I don’t know how I was fortunate enough to find your website today! Just another little miracle! I am so happy to read your honest answers, your frankness and sincerity and your down to earth approach : acceptance, tolerance, honesty and wisdom.
    You are so lovely,and I appreciate the photos you include to really illustrate what you are saying and how to do it and what it looks like when done with a plan and a reason.
    I just couldn’t stop reading your website and blog, but I had to take a break to tell you I think you have great common sense and know how to pass it on and share it in a warm and thoughtful manner which includes your sense of humor and sensitivity. I must have laughed a few times or at least paused reminding myself through your well-chosen words that “I once knew that” (from my Mom, I’m sure) but had just forgotten over the years. Simplicity is best, and balance is important in the overall scheme of things…also more comfortable and easy to wear because it really shows and enhances what is important.. . personality and style.
    It doesn’t look like the clothes are wearing YOU, but rather a smooth transition of color and texture, repetition, transition, leading one’s eyes to what you want them to focus on…your face, your eyes, your hat. your great shoes!

    I best close, now,… my eyes are blurring because I wanted to read and absorb everything all at once. So glad I can come at back tomorrow and know you’ll be there.
    Many thanks!
    Cherie

    • Reply
      Brenda
      January 23, 2018 at 1:23 pm

      What a wonderful comment, Cherie! So very fun to have you here. I am glad you found the blog! And you pretty much nailed my philosophy, that’s for sure. Come on back!!!

  • Reply
    Aless
    January 19, 2018 at 10:06 pm

    Wrecked,arthritic knees+ neuromas of the toe/foot joint + lipodema/lymphoedema……you get the picture?!
    Just after 40, I was ordered by an orthopedic surgeon to keep heels to 2.5 inches, then the neuromas made THAT intolerable. Now I am reduced to semi-flats (teeny tiny wedge at the heel end) that have a good sized toe box, or (‘wedged’ lace ups). Flats themselves are too much strain on my plantar & Archilles tendons. I’m considering what sort of sneaker to buy (I have my dependable Skechers, of course, but not exactly chic!!) as I have my (possibly) last drive for trendiness!!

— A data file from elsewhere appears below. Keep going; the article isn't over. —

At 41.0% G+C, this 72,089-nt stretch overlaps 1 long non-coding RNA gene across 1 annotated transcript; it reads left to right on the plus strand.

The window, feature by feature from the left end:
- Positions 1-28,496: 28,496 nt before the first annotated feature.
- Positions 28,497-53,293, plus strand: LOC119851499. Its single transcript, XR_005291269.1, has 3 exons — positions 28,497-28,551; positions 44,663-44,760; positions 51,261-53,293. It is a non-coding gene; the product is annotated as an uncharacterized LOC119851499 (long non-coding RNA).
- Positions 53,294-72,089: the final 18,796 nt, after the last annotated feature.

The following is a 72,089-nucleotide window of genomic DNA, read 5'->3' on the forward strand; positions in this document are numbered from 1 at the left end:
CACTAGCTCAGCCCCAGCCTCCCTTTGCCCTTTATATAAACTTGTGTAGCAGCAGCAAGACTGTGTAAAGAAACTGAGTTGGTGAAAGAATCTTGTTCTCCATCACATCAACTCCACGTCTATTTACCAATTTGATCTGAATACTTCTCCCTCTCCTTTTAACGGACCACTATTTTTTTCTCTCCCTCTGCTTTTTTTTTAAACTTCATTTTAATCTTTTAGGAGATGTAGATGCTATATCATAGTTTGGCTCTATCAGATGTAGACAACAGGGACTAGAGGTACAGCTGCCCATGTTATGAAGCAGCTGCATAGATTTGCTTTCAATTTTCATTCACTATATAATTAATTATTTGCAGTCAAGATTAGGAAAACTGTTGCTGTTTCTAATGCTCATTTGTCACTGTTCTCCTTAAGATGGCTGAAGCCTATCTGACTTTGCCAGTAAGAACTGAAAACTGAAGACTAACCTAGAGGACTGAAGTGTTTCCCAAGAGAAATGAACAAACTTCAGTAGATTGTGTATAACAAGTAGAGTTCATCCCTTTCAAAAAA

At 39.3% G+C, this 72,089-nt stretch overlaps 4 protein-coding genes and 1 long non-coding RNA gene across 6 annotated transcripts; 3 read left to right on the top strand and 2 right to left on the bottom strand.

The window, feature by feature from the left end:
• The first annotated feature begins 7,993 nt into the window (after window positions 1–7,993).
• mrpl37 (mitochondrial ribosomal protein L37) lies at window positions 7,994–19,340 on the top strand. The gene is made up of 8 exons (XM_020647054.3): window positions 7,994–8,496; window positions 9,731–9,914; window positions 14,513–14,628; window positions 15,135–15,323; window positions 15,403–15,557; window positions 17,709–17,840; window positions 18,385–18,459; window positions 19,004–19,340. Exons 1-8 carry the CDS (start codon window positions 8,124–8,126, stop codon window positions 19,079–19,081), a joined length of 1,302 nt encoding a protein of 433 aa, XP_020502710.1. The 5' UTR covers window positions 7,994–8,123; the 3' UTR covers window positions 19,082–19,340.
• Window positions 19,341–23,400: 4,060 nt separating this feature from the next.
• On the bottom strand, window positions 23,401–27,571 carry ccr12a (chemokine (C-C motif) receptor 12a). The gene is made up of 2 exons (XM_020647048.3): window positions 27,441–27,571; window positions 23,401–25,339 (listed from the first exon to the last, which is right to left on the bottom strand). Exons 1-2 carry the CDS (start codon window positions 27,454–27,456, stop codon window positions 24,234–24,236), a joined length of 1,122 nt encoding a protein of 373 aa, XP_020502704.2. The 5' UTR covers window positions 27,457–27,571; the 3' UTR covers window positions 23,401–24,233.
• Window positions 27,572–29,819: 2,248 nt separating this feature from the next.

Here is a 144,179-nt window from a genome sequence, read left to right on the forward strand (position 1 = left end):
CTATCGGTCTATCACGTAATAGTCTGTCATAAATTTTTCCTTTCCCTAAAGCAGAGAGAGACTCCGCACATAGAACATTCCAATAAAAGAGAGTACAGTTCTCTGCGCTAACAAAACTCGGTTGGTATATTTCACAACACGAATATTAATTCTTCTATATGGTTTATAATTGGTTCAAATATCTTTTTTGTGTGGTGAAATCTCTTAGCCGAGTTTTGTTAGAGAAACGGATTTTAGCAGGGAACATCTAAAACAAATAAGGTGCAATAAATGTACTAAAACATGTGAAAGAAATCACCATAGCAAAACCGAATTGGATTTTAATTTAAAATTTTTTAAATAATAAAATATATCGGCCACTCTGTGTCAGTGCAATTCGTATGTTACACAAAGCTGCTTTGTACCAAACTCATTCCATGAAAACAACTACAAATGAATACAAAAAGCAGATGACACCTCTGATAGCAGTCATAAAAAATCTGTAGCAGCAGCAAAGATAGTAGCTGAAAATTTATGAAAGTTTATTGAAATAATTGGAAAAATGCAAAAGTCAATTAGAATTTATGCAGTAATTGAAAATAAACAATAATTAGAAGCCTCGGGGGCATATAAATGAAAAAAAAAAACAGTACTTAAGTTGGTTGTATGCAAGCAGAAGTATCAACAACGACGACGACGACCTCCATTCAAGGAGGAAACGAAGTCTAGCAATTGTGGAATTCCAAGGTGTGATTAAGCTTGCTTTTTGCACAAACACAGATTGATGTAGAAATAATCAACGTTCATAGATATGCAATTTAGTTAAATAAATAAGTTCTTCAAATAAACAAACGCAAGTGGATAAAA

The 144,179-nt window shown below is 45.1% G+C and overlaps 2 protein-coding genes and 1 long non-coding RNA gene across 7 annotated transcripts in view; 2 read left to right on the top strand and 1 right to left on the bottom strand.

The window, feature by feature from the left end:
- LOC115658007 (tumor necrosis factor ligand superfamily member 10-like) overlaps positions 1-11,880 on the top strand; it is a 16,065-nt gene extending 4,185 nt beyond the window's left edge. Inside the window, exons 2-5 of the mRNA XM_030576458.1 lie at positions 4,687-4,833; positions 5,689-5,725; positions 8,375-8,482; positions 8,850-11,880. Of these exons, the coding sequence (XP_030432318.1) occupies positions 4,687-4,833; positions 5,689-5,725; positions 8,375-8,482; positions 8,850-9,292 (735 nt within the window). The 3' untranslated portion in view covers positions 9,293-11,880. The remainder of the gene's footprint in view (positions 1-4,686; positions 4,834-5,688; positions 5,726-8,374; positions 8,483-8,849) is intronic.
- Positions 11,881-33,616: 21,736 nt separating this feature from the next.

As a foot-loose and fancy free 20-something, I was able to buy shoes and more shoes, and my favourites were Brazilian leather, often with stacked leather heels…Gorgeous!! Excuse me if I leave this now- hard to see through the tears!! :-[

    • Reply
      Brenda
      January 23, 2018 at 1:26 pm

      Oh Aless, wish I was there with the Kleenex box! Boy, oh boy, you have really gotten attacked by foot afflictions. Well, definitely go for the sneaker look right now. More and more vendors are coming out with clever versions. You’ll find something you like. Maybe not as much as those stacked leather heels but there’s hope!

  • Reply
    Victoria Saccaro
    January 20, 2018 at 3:43 am

    I trained very hard to run a half marathon. The weekend before the event, I wore high heels (which I never did) to a party and stood for many hours. The next day, I went for a run and “pop” went a muscle in my calf. Needless to say, I was stuck handing out water at the finish line instead of racing. I’m barely 5ft and size 6.5W. I’m can’t understand why the shoe industry does not capitalize on women like me. I would have 50 pairs of shoes in my closet if I could find comfortable fashionable shoes that fit.

    • Reply
      Brenda
      January 23, 2018 at 1:28 pm